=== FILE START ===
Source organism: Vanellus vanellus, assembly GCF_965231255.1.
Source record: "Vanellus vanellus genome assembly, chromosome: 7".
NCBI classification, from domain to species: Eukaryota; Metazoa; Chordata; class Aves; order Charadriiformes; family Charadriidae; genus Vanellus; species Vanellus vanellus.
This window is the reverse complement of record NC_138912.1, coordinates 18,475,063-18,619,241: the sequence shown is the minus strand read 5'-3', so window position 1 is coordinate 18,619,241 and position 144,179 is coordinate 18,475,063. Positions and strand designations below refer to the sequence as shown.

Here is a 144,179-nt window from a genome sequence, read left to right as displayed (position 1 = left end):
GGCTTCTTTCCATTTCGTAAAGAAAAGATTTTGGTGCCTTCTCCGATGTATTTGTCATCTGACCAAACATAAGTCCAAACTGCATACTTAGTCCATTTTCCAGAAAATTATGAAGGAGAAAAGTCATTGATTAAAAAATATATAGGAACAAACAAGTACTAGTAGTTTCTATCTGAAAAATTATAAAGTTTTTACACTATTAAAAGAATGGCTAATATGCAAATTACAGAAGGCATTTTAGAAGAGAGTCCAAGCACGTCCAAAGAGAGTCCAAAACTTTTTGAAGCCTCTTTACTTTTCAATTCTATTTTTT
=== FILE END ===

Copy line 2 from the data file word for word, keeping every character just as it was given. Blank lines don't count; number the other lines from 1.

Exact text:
Source record: "Vanellus vanellus genome assembly, chromosome: 7".